Loon, 1997; Appenzeller et al., 1998; Cook et al., 1998). Luterbacher et al. (1999) reconstructed the
monthly NAO index back to AD1675, and found strong decadal to interdecadal variations and
Figure 5. Power spectra of the rainfall anomalies for the period 1501 – 1997. The 95% significance level is shown
Copyright © 2000 Royal Meteorological Society
Int. J. Climatol. 20: 721 – 732 (2000)
significant spectral power between 54 and 68 years in the annual mean NAO index. According to these
authors, further studies are needed to clarify whether their results were affected by shortcomings of their
data base and/or reconstruction method. Finally, the SST of the Mediterranean from 1950 to 1988 shows
a periodicity of about 3.1 years (Makrogiannis and Sahsamanoglou, 1990), and the main values of
pressure of the Azores High show a periodicity of about 4 years (Sahsamanoglou, 1990). Therefore, it is
plausible to associate these periodicities with the Atlantic ‘centres of action’, the NAO and ocean–
atmosphere interactions.
The periodicities found closely agree with the results of spectral analysis applied to the behaviour of
Atlantic action centres and the NAO index, this index usually being defined for the winter season
(Hurrell, 1995; Jones et al., 1997). In a previous paper (Esteban-Parra et al., 1998), the correlation
coefficients between the NAO index computed by Hurrell (1995) and a series of precipitation in Spain
were calculated. The results, significant at 95% confidence level, for the study region gave − 0.55 for
annual rainfall, and − 0.67 for winter rainfall. From a Canonical Correlation Analysis, Zorita et al.
(1992) found similar correlations and established that the NAO pattern is the most important atmospheric
phenomenon in the Atlantic area associated with Iberian winter rainfall. Therefore, the high-index values
can be related to low annual and winter precipitation (drought), and the low-index values to intense
rainfall and so floods. This inverse relationship appears because westerlies, associated with high-index
values, are associated with an intensification of the high pressure system over the western Iberian
Peninsula, producing blocking situations over the study area. By contrast, low-index values, and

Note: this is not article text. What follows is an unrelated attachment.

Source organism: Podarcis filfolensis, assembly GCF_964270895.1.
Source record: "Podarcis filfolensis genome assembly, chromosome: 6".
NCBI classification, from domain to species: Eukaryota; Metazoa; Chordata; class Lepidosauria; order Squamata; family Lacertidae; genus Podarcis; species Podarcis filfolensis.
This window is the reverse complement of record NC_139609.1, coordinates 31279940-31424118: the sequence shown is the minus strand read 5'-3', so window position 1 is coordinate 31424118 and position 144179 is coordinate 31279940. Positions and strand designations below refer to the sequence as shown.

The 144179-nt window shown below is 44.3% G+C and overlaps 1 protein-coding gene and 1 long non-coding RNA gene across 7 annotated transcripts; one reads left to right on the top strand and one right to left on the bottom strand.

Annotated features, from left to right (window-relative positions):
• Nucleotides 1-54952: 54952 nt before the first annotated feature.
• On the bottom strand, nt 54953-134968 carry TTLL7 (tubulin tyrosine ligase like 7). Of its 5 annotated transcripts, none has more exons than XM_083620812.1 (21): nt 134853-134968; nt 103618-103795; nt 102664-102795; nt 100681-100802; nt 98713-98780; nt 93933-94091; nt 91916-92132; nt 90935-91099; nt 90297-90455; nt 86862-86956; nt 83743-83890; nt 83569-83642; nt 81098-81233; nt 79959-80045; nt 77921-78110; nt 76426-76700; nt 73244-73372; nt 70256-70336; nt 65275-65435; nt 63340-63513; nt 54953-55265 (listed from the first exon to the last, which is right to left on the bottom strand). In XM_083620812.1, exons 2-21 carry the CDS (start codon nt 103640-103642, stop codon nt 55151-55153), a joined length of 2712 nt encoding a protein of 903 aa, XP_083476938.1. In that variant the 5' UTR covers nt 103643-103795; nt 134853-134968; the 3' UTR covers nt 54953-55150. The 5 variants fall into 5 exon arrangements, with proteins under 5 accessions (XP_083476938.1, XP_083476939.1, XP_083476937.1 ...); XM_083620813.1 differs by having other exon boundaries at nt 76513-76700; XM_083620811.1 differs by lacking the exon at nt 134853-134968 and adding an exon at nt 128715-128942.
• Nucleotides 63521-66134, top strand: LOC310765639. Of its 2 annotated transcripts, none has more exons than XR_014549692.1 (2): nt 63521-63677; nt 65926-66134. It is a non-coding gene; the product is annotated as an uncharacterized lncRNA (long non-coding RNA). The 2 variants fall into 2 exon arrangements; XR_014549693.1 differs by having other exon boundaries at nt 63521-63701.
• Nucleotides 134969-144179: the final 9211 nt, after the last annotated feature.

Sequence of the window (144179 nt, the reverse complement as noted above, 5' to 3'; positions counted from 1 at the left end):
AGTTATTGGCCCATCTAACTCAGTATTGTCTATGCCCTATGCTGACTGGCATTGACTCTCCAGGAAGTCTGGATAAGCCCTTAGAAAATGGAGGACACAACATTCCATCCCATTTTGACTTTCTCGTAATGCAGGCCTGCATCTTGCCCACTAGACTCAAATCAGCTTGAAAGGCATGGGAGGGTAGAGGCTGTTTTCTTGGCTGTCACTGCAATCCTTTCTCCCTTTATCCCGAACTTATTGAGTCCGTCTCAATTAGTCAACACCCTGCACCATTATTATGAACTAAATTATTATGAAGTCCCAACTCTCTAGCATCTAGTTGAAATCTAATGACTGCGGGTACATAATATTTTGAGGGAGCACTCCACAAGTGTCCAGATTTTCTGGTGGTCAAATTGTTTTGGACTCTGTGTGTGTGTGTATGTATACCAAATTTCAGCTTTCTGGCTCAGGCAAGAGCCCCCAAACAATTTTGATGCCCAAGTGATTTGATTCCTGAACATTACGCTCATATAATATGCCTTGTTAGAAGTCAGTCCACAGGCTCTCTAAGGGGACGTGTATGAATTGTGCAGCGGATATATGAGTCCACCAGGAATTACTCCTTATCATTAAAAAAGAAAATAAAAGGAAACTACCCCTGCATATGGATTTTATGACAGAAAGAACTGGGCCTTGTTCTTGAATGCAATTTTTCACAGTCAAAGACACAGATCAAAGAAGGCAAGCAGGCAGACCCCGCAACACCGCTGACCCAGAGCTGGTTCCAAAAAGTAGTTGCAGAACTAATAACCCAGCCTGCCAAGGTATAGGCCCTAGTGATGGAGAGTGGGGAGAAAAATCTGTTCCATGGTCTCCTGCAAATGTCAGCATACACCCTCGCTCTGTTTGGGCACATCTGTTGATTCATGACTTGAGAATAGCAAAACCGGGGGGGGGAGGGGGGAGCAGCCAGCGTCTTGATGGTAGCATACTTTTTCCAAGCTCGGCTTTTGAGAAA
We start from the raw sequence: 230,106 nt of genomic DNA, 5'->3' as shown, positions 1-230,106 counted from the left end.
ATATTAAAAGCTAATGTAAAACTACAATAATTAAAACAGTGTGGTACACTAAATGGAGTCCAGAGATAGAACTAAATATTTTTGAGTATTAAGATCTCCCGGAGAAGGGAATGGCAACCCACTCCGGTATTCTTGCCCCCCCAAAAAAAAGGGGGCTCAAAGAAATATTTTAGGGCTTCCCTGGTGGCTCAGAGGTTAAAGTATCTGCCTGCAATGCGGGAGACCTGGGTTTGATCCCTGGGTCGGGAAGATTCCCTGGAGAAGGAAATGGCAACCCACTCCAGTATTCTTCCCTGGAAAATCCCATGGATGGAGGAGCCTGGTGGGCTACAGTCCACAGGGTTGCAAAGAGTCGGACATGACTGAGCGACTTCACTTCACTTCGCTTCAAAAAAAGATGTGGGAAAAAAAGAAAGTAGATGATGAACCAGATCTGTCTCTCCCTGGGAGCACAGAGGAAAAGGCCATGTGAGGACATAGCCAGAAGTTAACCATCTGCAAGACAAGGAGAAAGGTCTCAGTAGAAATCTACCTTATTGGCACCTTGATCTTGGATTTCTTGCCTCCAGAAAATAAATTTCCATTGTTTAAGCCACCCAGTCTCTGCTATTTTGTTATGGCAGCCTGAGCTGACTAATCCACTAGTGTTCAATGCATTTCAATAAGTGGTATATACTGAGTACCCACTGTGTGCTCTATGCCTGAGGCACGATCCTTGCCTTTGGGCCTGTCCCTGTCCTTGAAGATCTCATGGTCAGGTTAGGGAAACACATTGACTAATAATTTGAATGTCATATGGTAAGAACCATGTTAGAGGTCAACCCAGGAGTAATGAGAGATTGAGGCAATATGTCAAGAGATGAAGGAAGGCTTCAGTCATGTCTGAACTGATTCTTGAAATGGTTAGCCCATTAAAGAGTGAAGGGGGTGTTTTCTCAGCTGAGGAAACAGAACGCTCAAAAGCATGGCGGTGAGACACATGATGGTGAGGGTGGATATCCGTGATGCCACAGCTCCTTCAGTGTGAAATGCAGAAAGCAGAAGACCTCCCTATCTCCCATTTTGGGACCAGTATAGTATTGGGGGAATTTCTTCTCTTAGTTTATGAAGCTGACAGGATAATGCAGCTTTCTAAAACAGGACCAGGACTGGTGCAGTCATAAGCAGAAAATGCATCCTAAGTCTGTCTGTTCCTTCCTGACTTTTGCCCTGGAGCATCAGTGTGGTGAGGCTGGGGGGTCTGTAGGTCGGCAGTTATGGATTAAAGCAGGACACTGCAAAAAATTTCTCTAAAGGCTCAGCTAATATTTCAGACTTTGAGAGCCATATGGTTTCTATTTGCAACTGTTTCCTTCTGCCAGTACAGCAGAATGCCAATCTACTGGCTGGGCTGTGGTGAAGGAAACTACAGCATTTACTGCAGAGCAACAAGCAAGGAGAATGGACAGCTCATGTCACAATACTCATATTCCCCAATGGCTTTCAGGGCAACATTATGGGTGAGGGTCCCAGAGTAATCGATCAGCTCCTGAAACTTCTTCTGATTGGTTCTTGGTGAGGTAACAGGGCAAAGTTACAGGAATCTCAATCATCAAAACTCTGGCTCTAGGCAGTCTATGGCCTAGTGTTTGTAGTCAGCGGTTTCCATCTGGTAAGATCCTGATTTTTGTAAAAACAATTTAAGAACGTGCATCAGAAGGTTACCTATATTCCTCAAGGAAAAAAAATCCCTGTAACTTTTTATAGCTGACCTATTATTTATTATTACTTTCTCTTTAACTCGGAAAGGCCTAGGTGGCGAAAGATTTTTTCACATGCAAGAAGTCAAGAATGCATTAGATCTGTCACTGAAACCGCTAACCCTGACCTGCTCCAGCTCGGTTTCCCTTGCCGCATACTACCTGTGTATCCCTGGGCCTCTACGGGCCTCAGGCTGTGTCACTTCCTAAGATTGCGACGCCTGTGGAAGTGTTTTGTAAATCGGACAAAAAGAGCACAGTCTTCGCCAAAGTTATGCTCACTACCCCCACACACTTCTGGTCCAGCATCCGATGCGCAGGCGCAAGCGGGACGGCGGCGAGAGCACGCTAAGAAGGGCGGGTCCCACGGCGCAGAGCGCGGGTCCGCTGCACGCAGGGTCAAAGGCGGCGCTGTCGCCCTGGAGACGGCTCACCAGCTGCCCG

intensified meridional circulation, shift the Atlantic cyclone track southwards, invading the Iberian
Peninsula, and causing intense rainfall and so floods. Table IV shows the NAO winter index values
corresponding to very dry and very wet winters in Gibraltar from the period 1864–1997. Very dry and wet
winters are defined according the percentile distribution of rainfall at this station (B P10 and \ P90,
respectively). Extreme NAO index values are defined as those outside the interval (x̄− s, x̄+ s) where x̄
is the mean value and s the S.D. of the NAO winter index. The mean value was −0.03 and the S.D. of
the NAO index was 1.8. Very wet winters were associated with negative values, except in 1912, 1933 and
Table IV. NAO winter index corresponding to very wet and very dry winters in
Gibraltar for the period 1864–1997a
Very dry winters
Very wet winters
NAO index
NAO index
Very wet winters defined as those with rainfall \percentile 90% ( = 598 mm), and very dry
winters defined as those with rainfall Bpercentile 10% ( =180 mm) of the period 1864–1997.
Copyright © 2000 Royal Meteorological Society
Int. J. Climatol. 20: 721 – 732 (2000)
1990; very dry winters were associated with positive values, except in 1875, 1919 and 1931. However,
exceptions were associated with low index values, very close to the mean value or within the normal
interval (x̄− s, x̄+ s). Only 1990 presents an apparent contradictory situation. That is, 50% of the very
wet winters were associated with an extreme negative NAO values, and 40% of the very dry winters were
associated with an extreme positive NAO index. In this sense, a recent reconstruction of the NAO index
for the past 350 years from ice cores in Greenland (Appenzeller et al., 1998) has shown the highest values
of the NAO index occur around 1695, in the early 18th century and 20th century, and the lowest values
around 1680, 1880 and 1960. According to Koslowski and Glaser (1999), the identification of variations
in ice winter severity along the German Baltic coast indicate the probable state of the NAO: periods of
low ice production (1501 – 1553, 1711 – 1762) are strongly correlated with strong westerlies, and heavy ice
production (1593– 1630, 1763 – 1880) with weak westerlies. In general terms, these results coincide with the
appearance, respectively, of dry and wet periods in the Andalusian data. The NAO is responsible for
generating systematic large-scale anomalies in wind speed and latent and sensible heat fluxes, and,
therefore, is related to feedback mechanisms between ocean and atmosphere. According to Hurrell (1996)
the mechanisms of hemispheric warming amplifies the NAO in the Atlantic sector. Moron et al. (1998)
found a 7.5 year oscillation in North Atlantic SST, and related this oscillation to the interannual
variability of the NAO index, although these authors recognize that the interaction of such an SST
oscillation with the atmosphere above deserves further exploration. Other features require more thorough
research, as, for example, the statistical comparison with other reconstructions, in particular the recent
reconstructions of the NAO index (Appenzeller et al., 1998; Cook et al., 1998; Luterbacher et al., 1999).
In relation to the Maunder Minimum (1645 –1715), a period inside the LIA in which the solar activity
decreased notably, many studies on climatic change have emphasized solar activity as a cause of climatic
change (Eddy, 1976; Reid, 1993). In addition, to support these ideas, spectral analysis of many
meteorological variables reveals significant peaks having periodicities similar to those of solar activity
(11, 22 years). In the present case, the Maunder Minimum is included in one of the dry periods detected,
and does not seem exceptional within the overall series. The evolution of rainfall is highly variable, with
severe droughts (1664, 1683, 1689, 1704, 1711) and floods (1646, 1649, 1684, 1692). This high variability